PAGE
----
author = "Brian Reid and Min Zhao",
year = "2011",
language = "English (US)",
journal = "Journal of Visualized Experiments",
issn = "1940-087X",
publisher = "MYJoVE Corporation",
number = "47",

}

TY - JOUR

T1 - Measurement of bioelectric current with a vibrating probe.

AU - Reid, Brian

AU - Zhao, Min

PY - 2011

Y1 - 2011

N2 - Electric fields, generated by active transport of ions, are present in many biological systems and often serve important functions in tissues and organs. For example, they play an important role in directing cell migration during wound healing. Here we describe the manufacture and use of ultrasensitive vibrating probes for measuring extracellular electric currents. The probe is an insulated, sharpened metal wire with a small platinum-black tip (30-35 μm), which can detect ionic currents in the μA/cm(2) range in physiological saline. The probe is vibrated at about 200 Hz by a piezoelectric bender. In the presence of an ionic current, the probe detects a voltage difference between the extremes of its movement. A lock-in amplifier filters out extraneous noise by locking on to the probe's frequency of vibration. Data are recorded onto computer. The probe is calibrated at the start and end of experiments in appropriate saline, using a chamber which applies a current of exactly 1.5 μA/cm(2). We describe how to make the probes, set up the system and calibrate. We also demonstrate the technique of cornea measurement, and show some representative results from different specimens (cornea, skin, brain).

AB - Electric fields, generated by active transport of ions, are present in many biological systems and often serve important functions in tissues and organs. For example, they play an important role in directing cell migration during wound healing. Here we describe the manufacture and use of ultrasensitive vibrating probes for measuring extracellular electric currents. The probe is an insulated, sharpened metal wire with a small platinum-black tip (30-35 μm), which can detect ionic currents in the μA/cm(2) range in physiological saline. The probe is vibrated at about 200 Hz by a piezoelectric bender. In the presence of an ionic current, the probe detects a voltage difference between the extremes of its movement. A lock-in amplifier filters out extraneous noise by locking on to the probe's frequency of vibration. Data are recorded onto computer. The probe is calibrated at the start and end of experiments in appropriate saline, using a chamber which applies a current of exactly 1.5 μA/cm(2). We describe how to make the probes, set up the system and calibrate. We also demonstrate the technique of cornea measurement, and show some representative results from different specimens (cornea, skin, brain).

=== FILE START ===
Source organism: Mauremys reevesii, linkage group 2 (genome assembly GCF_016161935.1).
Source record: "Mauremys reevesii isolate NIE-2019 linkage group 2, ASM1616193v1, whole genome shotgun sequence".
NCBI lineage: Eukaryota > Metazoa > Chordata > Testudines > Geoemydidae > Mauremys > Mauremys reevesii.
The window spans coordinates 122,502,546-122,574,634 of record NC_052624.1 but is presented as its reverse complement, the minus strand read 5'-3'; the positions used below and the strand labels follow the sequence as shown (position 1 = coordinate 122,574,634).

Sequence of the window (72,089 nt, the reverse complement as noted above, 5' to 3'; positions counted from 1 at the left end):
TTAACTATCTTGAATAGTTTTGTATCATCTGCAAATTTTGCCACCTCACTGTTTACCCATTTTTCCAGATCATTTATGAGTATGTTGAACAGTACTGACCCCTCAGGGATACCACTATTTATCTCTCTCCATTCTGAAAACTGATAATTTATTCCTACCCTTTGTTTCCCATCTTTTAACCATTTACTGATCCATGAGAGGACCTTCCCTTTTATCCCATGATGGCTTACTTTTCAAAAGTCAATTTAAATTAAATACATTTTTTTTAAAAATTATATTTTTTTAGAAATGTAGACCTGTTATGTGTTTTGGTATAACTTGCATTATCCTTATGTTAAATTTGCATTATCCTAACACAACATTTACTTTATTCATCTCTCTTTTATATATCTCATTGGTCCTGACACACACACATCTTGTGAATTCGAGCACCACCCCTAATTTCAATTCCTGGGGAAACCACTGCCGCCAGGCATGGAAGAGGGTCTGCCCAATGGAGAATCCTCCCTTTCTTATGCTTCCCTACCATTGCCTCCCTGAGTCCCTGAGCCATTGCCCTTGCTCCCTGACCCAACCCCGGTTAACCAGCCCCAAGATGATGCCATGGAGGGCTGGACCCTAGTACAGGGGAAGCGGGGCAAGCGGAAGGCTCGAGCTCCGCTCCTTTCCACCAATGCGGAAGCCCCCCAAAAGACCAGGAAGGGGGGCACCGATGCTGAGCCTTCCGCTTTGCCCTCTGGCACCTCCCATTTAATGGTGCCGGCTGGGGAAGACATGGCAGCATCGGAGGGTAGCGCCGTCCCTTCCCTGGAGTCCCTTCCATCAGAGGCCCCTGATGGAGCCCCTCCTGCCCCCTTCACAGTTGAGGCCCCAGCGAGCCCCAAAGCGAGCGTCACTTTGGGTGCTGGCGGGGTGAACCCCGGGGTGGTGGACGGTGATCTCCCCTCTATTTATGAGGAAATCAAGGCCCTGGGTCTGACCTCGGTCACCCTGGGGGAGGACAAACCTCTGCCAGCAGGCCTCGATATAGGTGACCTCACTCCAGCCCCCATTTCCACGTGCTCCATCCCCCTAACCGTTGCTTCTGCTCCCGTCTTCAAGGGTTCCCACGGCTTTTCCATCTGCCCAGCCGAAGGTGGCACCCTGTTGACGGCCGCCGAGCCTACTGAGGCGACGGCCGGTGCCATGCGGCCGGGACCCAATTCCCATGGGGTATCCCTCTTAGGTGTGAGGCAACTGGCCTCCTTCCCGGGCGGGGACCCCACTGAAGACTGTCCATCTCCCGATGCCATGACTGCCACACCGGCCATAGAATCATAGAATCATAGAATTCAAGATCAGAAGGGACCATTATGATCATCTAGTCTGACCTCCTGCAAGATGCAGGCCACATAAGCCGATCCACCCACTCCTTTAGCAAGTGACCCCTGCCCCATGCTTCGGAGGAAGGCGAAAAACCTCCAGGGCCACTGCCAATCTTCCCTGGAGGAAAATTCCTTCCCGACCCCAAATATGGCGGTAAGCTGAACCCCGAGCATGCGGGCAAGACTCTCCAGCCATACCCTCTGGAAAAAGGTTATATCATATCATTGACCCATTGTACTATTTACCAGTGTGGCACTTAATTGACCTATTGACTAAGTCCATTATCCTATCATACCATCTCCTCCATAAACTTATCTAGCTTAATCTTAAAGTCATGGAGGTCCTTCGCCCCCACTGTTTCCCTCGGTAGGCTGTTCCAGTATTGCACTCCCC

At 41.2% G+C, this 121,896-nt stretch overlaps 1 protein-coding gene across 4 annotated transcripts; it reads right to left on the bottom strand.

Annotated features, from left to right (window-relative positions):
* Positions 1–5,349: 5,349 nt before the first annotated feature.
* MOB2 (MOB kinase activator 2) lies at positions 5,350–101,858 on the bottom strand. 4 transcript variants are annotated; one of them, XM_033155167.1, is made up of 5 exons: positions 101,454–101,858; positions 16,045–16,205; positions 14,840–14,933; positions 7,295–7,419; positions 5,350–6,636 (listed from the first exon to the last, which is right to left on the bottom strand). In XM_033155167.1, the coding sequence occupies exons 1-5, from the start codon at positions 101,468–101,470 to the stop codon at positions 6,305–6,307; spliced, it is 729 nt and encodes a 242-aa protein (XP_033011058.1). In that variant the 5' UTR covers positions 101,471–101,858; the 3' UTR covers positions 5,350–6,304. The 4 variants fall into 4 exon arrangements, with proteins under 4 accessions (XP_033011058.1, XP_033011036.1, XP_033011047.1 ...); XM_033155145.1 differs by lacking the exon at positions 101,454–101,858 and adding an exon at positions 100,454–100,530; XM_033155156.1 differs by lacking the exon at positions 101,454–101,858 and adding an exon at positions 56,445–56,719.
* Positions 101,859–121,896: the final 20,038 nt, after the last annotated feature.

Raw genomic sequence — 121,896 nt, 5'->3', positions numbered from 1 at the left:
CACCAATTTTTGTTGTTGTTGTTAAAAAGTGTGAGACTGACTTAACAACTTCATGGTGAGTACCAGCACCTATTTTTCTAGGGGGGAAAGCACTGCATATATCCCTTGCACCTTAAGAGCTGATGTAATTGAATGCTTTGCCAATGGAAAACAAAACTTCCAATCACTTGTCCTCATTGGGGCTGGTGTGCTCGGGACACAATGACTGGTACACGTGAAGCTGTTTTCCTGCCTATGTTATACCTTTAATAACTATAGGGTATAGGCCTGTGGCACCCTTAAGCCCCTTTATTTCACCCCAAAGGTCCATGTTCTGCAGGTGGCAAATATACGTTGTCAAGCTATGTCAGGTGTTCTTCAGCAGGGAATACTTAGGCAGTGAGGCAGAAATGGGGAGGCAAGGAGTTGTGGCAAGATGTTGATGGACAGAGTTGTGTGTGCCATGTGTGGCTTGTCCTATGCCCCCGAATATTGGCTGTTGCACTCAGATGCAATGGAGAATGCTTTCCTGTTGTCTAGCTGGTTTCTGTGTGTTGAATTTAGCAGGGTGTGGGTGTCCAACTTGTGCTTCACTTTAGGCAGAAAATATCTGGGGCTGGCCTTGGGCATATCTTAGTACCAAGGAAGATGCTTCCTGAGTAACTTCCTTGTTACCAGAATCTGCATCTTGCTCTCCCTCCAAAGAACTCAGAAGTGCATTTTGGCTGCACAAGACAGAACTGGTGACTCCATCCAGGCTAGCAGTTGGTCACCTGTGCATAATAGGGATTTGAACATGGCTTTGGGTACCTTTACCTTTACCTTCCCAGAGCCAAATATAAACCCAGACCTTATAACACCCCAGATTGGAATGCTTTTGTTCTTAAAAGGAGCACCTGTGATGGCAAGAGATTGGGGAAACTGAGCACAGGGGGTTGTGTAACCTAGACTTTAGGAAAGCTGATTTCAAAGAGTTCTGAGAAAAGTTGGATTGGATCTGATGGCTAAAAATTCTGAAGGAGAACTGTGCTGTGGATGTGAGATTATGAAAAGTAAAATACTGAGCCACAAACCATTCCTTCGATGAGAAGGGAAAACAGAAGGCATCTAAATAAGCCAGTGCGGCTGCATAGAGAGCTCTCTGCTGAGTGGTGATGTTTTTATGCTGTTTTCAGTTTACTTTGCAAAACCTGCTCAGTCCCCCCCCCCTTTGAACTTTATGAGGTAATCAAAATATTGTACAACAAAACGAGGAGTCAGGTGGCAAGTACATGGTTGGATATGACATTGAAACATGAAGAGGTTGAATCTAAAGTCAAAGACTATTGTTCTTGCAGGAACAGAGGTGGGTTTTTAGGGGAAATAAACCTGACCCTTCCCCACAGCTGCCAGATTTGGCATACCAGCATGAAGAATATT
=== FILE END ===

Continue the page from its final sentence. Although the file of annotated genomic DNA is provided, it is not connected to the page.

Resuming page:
UR - http://www.scopus.com/inward/record.url?scp=84873022049&partnerID=8YFLogxK

UR - http://www.scopus.com/inward/citedby.url?scp=84873022049&partnerID=8YFLogxK

M3 - Article

JO - Journal of Visualized Experiments

JF - Journal of Visualized Experiments

SN - 1940-087X

IS - 47

ER -